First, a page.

NEW ORLEANS, Oct. 7 (UPI) -- A U.S. foundation said it will begin offering micro-loans to Hurricane Katrina-ravaged businesses in a program similar to those used in developing countries.
The three- to seven-year loans will range from $5,000 to $15,000 and be made available for businesses with 25 or fewer employees that were established at least six months before Katrina ravaged the coastal region in 2005, The Christian Science Monitor reported Tuesday.
"We thought if you could do it in the developing world, there must be a way to do it in the U.S. ... for people who don't need millions and are often overlooked," Simon Greer, president and chief executive officer of Jewish Funds for Justice, told the newspaper.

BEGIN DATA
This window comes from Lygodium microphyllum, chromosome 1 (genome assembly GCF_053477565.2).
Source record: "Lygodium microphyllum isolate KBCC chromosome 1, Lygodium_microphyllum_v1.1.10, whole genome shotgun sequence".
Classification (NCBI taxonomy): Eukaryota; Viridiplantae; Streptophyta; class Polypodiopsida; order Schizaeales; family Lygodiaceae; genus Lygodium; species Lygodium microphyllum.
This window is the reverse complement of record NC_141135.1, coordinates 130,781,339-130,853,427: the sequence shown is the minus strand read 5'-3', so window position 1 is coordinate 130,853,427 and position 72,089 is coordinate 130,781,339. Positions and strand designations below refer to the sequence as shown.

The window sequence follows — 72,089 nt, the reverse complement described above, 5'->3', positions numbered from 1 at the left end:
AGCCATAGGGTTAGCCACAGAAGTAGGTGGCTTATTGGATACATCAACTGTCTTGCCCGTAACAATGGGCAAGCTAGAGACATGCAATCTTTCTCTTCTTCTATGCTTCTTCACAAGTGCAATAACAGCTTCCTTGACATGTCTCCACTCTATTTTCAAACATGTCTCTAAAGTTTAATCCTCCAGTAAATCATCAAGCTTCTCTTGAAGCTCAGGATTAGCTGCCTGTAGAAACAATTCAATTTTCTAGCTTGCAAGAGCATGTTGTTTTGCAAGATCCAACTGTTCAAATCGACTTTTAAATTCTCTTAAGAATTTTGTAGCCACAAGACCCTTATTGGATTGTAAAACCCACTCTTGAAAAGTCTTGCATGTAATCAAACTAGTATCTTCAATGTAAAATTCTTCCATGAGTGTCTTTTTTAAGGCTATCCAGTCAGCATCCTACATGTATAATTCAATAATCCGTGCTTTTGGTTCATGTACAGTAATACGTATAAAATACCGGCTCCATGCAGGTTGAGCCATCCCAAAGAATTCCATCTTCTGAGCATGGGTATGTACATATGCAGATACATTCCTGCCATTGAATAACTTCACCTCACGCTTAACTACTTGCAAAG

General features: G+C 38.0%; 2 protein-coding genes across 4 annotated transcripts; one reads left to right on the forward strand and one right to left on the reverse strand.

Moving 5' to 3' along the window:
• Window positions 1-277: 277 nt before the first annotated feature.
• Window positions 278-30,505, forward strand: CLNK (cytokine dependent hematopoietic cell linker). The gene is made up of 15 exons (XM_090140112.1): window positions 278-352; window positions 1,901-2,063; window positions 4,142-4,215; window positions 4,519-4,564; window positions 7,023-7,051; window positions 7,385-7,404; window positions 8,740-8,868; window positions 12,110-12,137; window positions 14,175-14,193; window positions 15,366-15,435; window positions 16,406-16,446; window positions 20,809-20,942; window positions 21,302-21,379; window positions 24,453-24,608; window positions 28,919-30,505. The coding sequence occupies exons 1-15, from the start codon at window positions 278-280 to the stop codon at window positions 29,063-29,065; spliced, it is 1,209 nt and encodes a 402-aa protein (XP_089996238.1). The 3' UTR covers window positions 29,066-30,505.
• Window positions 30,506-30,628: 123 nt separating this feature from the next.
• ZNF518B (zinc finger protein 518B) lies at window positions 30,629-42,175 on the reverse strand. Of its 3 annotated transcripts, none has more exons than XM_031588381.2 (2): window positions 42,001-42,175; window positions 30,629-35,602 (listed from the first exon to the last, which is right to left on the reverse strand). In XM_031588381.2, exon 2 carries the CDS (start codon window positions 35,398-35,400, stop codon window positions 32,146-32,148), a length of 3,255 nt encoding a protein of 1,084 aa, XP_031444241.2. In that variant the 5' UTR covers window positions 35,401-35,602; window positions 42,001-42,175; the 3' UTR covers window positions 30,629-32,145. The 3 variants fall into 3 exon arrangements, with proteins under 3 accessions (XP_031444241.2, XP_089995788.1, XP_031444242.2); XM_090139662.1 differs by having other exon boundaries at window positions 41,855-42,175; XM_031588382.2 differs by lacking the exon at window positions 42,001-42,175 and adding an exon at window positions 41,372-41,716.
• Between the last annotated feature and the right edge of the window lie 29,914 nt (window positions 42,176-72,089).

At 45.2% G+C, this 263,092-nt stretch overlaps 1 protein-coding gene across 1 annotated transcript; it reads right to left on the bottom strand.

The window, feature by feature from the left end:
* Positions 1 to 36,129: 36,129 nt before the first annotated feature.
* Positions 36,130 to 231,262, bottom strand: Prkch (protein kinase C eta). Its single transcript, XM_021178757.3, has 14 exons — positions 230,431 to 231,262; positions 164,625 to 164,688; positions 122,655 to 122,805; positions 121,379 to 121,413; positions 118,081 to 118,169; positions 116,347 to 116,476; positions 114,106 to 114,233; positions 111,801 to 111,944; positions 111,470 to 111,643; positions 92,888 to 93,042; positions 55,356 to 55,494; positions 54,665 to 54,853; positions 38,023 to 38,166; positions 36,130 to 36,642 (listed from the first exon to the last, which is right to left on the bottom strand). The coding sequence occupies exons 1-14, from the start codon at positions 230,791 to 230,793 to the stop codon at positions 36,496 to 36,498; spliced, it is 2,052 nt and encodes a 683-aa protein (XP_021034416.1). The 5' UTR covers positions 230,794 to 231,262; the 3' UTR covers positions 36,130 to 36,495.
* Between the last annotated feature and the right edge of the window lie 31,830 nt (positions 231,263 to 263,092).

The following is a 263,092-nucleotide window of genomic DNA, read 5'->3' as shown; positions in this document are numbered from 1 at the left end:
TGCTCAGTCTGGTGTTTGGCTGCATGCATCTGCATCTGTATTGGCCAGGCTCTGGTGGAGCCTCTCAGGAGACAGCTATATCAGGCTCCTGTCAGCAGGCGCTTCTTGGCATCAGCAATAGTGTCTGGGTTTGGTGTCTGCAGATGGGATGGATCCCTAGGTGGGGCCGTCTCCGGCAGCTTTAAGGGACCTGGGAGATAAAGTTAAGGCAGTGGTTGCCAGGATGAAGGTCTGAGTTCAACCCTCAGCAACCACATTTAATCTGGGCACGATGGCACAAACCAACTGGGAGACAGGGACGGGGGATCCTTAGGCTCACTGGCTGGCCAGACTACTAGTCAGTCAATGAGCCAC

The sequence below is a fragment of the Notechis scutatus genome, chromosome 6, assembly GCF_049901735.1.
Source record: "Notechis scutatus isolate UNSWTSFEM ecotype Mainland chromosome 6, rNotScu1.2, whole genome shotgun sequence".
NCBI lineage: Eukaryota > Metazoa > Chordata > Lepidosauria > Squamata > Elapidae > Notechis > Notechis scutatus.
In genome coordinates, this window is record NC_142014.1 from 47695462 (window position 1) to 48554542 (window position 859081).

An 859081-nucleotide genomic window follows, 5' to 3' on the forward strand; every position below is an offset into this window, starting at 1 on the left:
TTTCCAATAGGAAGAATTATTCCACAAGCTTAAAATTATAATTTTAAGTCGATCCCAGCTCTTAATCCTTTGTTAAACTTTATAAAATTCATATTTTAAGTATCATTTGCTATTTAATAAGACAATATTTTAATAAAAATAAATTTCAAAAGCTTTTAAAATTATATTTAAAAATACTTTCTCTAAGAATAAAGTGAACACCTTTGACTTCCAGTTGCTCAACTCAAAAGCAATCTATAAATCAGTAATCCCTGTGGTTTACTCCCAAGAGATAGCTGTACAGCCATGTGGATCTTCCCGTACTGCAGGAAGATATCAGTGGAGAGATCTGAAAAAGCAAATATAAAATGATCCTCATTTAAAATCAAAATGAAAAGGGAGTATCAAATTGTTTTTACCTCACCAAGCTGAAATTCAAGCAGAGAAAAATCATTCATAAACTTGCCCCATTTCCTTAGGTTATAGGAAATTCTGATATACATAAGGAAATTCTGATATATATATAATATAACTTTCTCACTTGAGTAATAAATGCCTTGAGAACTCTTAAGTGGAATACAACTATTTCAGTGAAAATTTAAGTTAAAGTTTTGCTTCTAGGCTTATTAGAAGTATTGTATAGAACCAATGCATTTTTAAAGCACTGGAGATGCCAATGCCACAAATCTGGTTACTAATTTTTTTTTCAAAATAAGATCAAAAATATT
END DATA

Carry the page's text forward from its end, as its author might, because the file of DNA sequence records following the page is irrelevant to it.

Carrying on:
The foundation plans to match donations dollar for dollar for the first five loans in what will become a revolving money supply. As loans are repaid, the fund will replenish itself, the newspaper said.
Restoring small businesses is "essential to the long-term stability of these neighborhoods," Christy Wallace Slater of the Louisiana Disaster Recovery said.
One quarter of the small businesses affected by Katrina have yet to reopen, the Christian Science Monitor reported.